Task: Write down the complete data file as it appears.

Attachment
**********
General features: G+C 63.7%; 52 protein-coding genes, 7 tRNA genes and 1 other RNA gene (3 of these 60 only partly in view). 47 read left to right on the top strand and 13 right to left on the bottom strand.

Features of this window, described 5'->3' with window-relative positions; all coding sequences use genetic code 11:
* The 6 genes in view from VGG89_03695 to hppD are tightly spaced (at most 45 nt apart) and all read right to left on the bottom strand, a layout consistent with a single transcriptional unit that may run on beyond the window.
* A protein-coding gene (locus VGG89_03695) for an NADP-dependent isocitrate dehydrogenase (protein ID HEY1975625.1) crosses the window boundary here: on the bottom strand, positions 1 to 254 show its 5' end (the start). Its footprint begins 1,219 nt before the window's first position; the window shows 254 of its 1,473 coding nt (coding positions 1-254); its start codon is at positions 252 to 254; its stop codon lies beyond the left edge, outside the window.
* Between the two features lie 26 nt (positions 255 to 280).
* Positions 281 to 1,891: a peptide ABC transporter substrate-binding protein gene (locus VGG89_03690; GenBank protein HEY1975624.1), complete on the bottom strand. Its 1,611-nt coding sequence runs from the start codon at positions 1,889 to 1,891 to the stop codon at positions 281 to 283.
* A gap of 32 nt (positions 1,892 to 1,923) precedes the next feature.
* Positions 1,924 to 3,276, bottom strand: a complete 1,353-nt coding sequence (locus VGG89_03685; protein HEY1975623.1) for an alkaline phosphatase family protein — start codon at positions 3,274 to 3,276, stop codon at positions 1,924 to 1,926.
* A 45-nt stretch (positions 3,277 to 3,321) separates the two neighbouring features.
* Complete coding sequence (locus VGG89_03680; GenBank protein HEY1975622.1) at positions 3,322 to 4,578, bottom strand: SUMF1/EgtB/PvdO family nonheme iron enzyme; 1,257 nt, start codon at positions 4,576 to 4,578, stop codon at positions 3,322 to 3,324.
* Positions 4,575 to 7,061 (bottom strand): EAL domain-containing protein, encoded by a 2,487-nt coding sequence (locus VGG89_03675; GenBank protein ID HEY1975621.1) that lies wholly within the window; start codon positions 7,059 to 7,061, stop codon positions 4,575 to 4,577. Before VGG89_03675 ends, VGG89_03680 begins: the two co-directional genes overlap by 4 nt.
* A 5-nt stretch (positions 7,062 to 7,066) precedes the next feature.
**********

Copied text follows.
General features: G+C 63.7%; 52 protein-coding genes, 7 tRNA genes and 1 other RNA gene (3 of these 60 only partly in view). 47 read left to right on the top strand and 13 right to left on the bottom strand.

Features of this window, described 5'->3' with window-relative positions; all coding sequences use genetic code 11:
* The 6 genes in view from VGG89_03695 to hppD are tightly spaced (at most 45 nt apart) and all read right to left on the bottom strand, a layout consistent with a single transcriptional unit that may run on beyond the window.
* A protein-coding gene (locus VGG89_03695) for an NADP-dependent isocitrate dehydrogenase (protein ID HEY1975625.1) crosses the window boundary here: on the bottom strand, positions 1 to 254 show its 5' end (the start). Its footprint begins 1,219 nt before the window's first position; the window shows 254 of its 1,473 coding nt (coding positions 1-254); its start codon is at positions 252 to 254; its stop codon lies beyond the left edge, outside the window.
* Between the two features lie 26 nt (positions 255 to 280).
* Positions 281 to 1,891: a peptide ABC transporter substrate-binding protein gene (locus VGG89_03690; GenBank protein HEY1975624.1), complete on the bottom strand. Its 1,611-nt coding sequence runs from the start codon at positions 1,889 to 1,891 to the stop codon at positions 281 to 283.
* A gap of 32 nt (positions 1,892 to 1,923) precedes the next feature.
* Positions 1,924 to 3,276, bottom strand: a complete 1,353-nt coding sequence (locus VGG89_03685; protein HEY1975623.1) for an alkaline phosphatase family protein — start codon at positions 3,274 to 3,276, stop codon at positions 1,924 to 1,926.
* A 45-nt stretch (positions 3,277 to 3,321) separates the two neighbouring features.
* Complete coding sequence (locus VGG89_03680; GenBank protein HEY1975622.1) at positions 3,322 to 4,578, bottom strand: SUMF1/EgtB/PvdO family nonheme iron enzyme; 1,257 nt, start codon at positions 4,576 to 4,578, stop codon at positions 3,322 to 3,324.
* Positions 4,575 to 7,061 (bottom strand): EAL domain-containing protein, encoded by a 2,487-nt coding sequence (locus VGG89_03675; GenBank protein ID HEY1975621.1) that lies wholly within the window; start codon positions 7,059 to 7,061, stop codon positions 4,575 to 4,577. Before VGG89_03675 ends, VGG89_03680 begins: the two co-directional genes overlap by 4 nt.
* A 5-nt stretch (positions 7,062 to 7,066) precedes the next feature.